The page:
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Nearly seven years since the terrorist attack on 9/11 and the invasion of
Afghanistan, and over five years since the U.S. invasion of Iraq, an
initial wave of literature is emerging that explicitly responds to and
reflects on the aftermath of this recent history. Writers as diverse as
Deborah Eisenberg, Jonathan Safran Foer, Hunter S. Thompson, and Sherman
Alexie have published 9/11 stories, essays, and novels. Galway Kinnellâ€™s
recent collection, Strong Is Your Hold, includes his now-famous
meditation on 9/11, â€œWhen the Towers Fell.â€ Many other poets and
essayists have also trained their pens on the experiences of grief, loss,
and violence resulting from 9/11 and the wars in Afghanistan and Iraq.
This session proposes to explore the nature of post-9/11 literature,
focusing on specific works and also on larger thematic or formal trends.
Do these authors see 9/11 as a significant break with the past, or, as in
the works of Sherman Alexie and Galway Kinnell, as a culmination of
history dating as far back as the pre-contact period in North America? Do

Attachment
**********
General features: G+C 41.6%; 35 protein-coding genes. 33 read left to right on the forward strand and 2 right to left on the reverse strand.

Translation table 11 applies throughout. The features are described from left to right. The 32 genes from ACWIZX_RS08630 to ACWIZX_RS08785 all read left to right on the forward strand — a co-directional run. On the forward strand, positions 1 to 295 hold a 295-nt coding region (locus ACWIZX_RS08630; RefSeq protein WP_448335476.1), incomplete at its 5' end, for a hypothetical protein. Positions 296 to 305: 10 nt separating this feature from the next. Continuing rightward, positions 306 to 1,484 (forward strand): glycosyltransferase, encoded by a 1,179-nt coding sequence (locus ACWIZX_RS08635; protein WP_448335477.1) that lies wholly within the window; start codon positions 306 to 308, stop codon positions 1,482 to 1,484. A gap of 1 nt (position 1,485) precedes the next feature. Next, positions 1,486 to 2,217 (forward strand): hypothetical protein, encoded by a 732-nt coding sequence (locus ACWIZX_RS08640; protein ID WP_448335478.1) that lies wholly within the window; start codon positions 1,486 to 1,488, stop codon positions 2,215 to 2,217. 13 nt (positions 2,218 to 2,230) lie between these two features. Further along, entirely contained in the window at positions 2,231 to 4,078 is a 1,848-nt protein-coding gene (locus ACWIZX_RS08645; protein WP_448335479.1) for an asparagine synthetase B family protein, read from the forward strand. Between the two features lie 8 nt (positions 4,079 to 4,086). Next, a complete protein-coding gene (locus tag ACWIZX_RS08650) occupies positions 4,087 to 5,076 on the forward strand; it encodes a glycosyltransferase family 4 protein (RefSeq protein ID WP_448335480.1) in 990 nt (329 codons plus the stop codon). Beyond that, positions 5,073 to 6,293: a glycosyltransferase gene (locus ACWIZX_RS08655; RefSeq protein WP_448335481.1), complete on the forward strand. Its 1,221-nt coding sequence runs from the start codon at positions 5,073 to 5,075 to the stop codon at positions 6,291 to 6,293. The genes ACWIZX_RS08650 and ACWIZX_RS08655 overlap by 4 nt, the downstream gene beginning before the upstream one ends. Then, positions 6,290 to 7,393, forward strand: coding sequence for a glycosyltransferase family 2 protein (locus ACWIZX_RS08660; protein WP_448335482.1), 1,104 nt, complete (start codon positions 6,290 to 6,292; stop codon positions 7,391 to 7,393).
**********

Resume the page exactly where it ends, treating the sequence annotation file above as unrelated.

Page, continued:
these writers point to a new, distinctive period in American literature?
What similarities might there exist between post-9/11 literature and
other areas of literary study, such as trauma narratives and the
literature of war? What literary precedents do these writers draw from,
or part company with?
Proposals that examine specific authors or that encompass a comparative
analysis are welcome, as are proposals that take a wider view to include
other media, such as art, theater, or an American Studies approach. While
this session primarily addresses writers in the American context, papers
on international writers will also be considered.
Please send a 500-word abstract and a brief bio by September 15, 2008 to
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Received on Mon Jun 30 2008 - 11:34:55 EDT